Tuesday, 21 November 2017

PM Minnis says new Constitutional Bill will remove ‘temptation’ for political interference in administration of criminal justice system

Nassau, The Bahamas – The establishment of an independent Office of the Director of Public Prosecutions in The Bahamas will ensure – among a number of things -- that the State’s prosecutorial functions are insulated from Executive direction, Prime Minister Dr. the Hon. Hubert A. Minnis told a gathering of Commonwealth Attorneys-General, Law Ministers and Senior Officials on Monday.

Prime Minister Minnis said the Bill should also remove the “temptation” for political interference in the administration of the criminal justice system.

The Bill for An Act to Amend the Constitution of The Bahamas to provide for the Establishment of the Office of the Director of Public Prosecutions and For Matters Connected Thereto (Long Title) was tabled in the House of Assembly Wednesday (October 18, 2017). The Short Title is the Constitution Amendment Bill, 2017.

By virtue of the creation of the Office of the Director of Public Prosecutions, the Bill seeks to confer all powers relating to criminal prosecutions previously vested in the Attorney-General, to the Director of Public Prosecutions.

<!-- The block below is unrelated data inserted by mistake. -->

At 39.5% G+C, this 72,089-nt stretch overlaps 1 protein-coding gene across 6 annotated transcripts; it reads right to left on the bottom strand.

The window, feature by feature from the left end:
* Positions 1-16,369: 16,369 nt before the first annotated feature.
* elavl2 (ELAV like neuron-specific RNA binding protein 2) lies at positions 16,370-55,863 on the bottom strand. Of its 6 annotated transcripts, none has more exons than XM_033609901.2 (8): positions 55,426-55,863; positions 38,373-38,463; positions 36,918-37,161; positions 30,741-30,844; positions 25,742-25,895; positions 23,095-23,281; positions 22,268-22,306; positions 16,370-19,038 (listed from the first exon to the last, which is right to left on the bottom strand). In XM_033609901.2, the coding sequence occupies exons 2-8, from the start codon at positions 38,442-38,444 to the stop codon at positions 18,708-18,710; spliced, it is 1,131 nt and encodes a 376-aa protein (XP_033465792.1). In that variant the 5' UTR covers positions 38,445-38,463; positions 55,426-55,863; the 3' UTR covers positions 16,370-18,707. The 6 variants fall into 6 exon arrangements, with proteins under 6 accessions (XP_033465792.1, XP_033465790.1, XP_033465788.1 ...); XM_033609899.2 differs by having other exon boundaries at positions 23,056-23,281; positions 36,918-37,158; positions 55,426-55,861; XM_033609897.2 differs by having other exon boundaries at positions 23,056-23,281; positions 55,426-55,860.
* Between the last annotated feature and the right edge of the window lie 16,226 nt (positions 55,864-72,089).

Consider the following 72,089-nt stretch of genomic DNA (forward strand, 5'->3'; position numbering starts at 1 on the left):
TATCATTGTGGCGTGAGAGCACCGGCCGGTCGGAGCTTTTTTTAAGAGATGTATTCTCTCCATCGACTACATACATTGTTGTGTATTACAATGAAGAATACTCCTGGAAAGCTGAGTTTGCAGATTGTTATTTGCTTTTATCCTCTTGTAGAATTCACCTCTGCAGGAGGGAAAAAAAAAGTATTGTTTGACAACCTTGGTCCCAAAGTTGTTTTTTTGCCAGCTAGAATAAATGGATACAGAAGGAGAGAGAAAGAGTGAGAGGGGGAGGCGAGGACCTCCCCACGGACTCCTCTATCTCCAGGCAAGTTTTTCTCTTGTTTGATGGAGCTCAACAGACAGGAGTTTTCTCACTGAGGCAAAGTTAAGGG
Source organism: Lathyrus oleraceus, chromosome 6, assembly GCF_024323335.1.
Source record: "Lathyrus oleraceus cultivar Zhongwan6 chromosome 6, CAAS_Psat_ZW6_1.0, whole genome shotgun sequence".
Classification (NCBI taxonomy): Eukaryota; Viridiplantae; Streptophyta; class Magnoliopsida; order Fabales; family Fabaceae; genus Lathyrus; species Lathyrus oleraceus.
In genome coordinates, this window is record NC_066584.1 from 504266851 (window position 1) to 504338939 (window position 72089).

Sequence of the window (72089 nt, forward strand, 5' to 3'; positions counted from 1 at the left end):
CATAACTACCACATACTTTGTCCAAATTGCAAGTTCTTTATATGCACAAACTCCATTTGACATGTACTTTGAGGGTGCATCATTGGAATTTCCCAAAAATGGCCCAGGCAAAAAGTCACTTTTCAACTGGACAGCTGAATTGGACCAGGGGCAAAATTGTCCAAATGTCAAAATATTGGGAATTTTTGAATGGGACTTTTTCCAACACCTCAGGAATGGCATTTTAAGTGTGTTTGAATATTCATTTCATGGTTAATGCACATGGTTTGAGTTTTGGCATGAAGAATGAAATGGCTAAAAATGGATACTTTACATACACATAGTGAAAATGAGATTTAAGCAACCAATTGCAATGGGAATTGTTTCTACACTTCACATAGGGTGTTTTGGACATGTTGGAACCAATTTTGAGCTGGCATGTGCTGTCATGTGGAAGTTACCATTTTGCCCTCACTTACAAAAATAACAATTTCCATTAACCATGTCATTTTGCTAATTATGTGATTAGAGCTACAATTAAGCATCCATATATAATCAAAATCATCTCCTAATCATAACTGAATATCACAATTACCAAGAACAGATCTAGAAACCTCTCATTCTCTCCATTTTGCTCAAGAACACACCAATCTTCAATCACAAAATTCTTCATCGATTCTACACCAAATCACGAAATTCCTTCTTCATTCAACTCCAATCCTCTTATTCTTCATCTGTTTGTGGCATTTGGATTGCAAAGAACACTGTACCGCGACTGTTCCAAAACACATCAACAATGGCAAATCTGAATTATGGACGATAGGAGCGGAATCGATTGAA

Certain functions now being performed by the Office of the Attorney-General, such as the power to issue a Fiat authorizing commencement of legal action in sensitive matters, or a Nolle Prosequi, will be transferred to the Director of Public Prosecutions.

 The establishment in law of the Office of the Director of Public Prosecutions, was part of the legislative package promised in the Speech From the Throne in May.

Addressing the Opening Session of the Meeting of Commonwealth Law Ministers and Senior Officials at Baha Mar Resort, Prime Minister Minnis told delegates that it was “inspiring” to see the emphasis that was being placed on the independence of the judiciary as a separate branch of Government.

“Here in The Bahamas, we have had a recent case in which the constitutional limits of the courts and Parliament collided,” Prime Minister Minnis said. “It is therefore important that we give recognition to principles that will ensure that there is no intrusion on the province of the courts.

“Closely aligned with this is the need to ensure that the State’s prosecutorial functions are insulated from executive direction and to remove the temptation for political interference in administration of the criminal justice system.

“We are introducing in law, an Independent Director of Public Prosecutions which was one of the recommendations of our Constitutional Commission and one of the commitments made by this Government,” Prime Minister Minnis added.

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